From a parent's perspective, I disagree with the use of humiliation at that early age. Teacher's can build confidence just as easily as they can destroy it, and for kids who don't have loving and stable homes even more so. That doesn't mean that a good healthy dose of embarrassment is good for a child, but that young without someone to help you process it... I just disagree with that. Would I have taken it to the media? F*ck no! That means I have to be judged as well, and given the award the child received *ahem* Apple-Tree!

    As a society we need to start taking stock in what matters, and having personal accountability. We want teachers to teach the subject matter, AND manners, AND social skills, AND problem solving, AND be parents to the troubled kids, AND...AND...AND. How about we parent our children and let the teachers teach the subject matters. If we all do our part imagine how much more productive our society would be?

    *stepping down from soap box* Thanks for letting me rant Tatted Mom! :)

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    1. Yes! You said what I was thinking. Thank you!

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    2. Thanks for your reply, Unintentional Mom. I do agree with many things you said, about failure everywhere on this topic- the mom, the school, everything. I guess I tend to lean toward the 'tough love' parenting standpoint sometimes, and am very big on my kids understanding consequences of their actions. So, to me, I don't find as much of a problem with this award as other parents. I do agree the word 'Catastrophe' was a bit much; she should have just given the Award for Most Excuses for Not Having Homework, lol.

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  5. Kudos to you, great article. I successfully raised my daughter and as a single, working mother, sat down with her every night after dinner when she was young to ensure that homework was done. Was it fun? No. Was it my job? OF COURSE. She learned to be responsible. We had parameters set. She didn't win at everything and I didn't teach her mental masturbation to soothe her little ego if things didn't go her way. I taught her to suck it up, learn from it and move forward. Life lessons. Of course I comforted her...she knew to trust me with her feelings, and it was OKAY to be sad, to lose, and she learned about consequences... now as an honors graduate with a full academic scholarship to a private University, with many friends and seen as a success with a great work ethic(so far)by her employer, I don't regret it. Sure, the mom deserved the award, but in this age of "everyone's a winner" and "feel good" awards and grades, let's call it what it is...reality. Amazing how fragile all these little egos today are, and how terribly things like this suddenly will damage an entire generation of children. No wonder we hhave become a nation of sue-happy whiners, finger pointers and moaners who have no concept of what personal responsibility is, nor what earning praise or deserving wins, etc. means. Geez, give me a break. It's this entitlement attitude that got us in trouble and the "mommies" (or should I say breeders)that continue with this mindset and feel the need to blame the teacher and cry to the media that continue to make a mockery of us altogether.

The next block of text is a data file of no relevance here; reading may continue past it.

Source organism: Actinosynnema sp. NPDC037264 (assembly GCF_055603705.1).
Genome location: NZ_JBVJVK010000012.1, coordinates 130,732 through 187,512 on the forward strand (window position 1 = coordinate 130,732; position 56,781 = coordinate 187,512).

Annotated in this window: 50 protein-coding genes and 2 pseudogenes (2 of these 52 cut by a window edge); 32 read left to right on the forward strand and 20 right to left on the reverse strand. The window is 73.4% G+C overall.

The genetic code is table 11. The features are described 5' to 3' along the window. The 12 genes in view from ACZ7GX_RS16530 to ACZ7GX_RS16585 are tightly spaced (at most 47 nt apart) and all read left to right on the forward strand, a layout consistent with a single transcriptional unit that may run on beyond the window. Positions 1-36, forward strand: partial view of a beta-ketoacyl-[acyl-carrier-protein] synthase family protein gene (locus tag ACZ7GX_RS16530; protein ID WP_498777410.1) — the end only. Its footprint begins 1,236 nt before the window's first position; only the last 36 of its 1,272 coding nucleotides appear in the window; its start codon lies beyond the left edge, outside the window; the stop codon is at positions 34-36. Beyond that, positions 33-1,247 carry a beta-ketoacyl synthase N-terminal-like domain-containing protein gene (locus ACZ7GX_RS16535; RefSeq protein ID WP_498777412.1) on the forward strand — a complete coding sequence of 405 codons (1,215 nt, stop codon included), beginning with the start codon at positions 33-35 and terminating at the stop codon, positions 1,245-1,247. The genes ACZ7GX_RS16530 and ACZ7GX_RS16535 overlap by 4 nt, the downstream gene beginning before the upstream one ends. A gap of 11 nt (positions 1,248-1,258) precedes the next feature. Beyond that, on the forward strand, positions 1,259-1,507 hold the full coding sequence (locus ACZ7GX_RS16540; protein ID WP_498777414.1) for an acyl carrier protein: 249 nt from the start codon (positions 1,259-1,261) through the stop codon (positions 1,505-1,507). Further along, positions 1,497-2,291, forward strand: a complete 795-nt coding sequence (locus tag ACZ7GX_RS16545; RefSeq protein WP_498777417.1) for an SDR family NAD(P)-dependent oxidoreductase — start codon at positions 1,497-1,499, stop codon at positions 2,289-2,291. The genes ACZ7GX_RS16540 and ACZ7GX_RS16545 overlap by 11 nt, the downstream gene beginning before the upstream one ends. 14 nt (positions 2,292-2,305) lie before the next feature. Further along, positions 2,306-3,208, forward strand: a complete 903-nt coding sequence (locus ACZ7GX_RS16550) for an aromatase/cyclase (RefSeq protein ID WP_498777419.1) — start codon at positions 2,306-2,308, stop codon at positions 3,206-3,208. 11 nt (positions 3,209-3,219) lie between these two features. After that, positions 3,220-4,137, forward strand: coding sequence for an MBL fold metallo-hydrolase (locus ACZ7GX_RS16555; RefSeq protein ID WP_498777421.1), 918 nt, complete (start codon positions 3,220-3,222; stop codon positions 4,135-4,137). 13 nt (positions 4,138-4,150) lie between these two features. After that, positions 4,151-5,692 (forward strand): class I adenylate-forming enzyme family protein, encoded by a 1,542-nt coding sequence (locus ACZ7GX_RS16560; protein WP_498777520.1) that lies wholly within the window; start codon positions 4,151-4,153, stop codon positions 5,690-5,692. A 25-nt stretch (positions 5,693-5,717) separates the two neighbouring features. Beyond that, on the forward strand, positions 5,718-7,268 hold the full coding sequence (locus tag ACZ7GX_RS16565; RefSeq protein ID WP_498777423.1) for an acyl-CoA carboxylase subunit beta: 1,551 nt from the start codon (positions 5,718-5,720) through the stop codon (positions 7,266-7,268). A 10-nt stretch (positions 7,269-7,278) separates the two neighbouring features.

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    1. Very amazing reply, thank you. Congrats on raising an awesome kid, as a single mom, too. =)

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  6. Thanks for that blog post - and most of all for teaching me the phrase 'sand in her vagina'!
    It's always the hubby that's got sand in HIS vagina at our house.. still 'sand in HIS vagina' I think that's even better!
    He's a teacher - and the countless number of parents that don't take accountability for their own kids' bad grades and attitude gives him LOTS of sand in his vagina..
    and boy does he hate sand! his biggest pet peeve is sand in the bed!!

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    1. No problem, glad I could expand your vocabulary! If you want more crazy lingo, you should read 'Tatted Mom's Vocabulary Lesson #1'... =)
      http://www.theinklingsoflife.com/2012/02/tatted-moms-vocabulary-lesson-1.html#.T84BGrBfEyA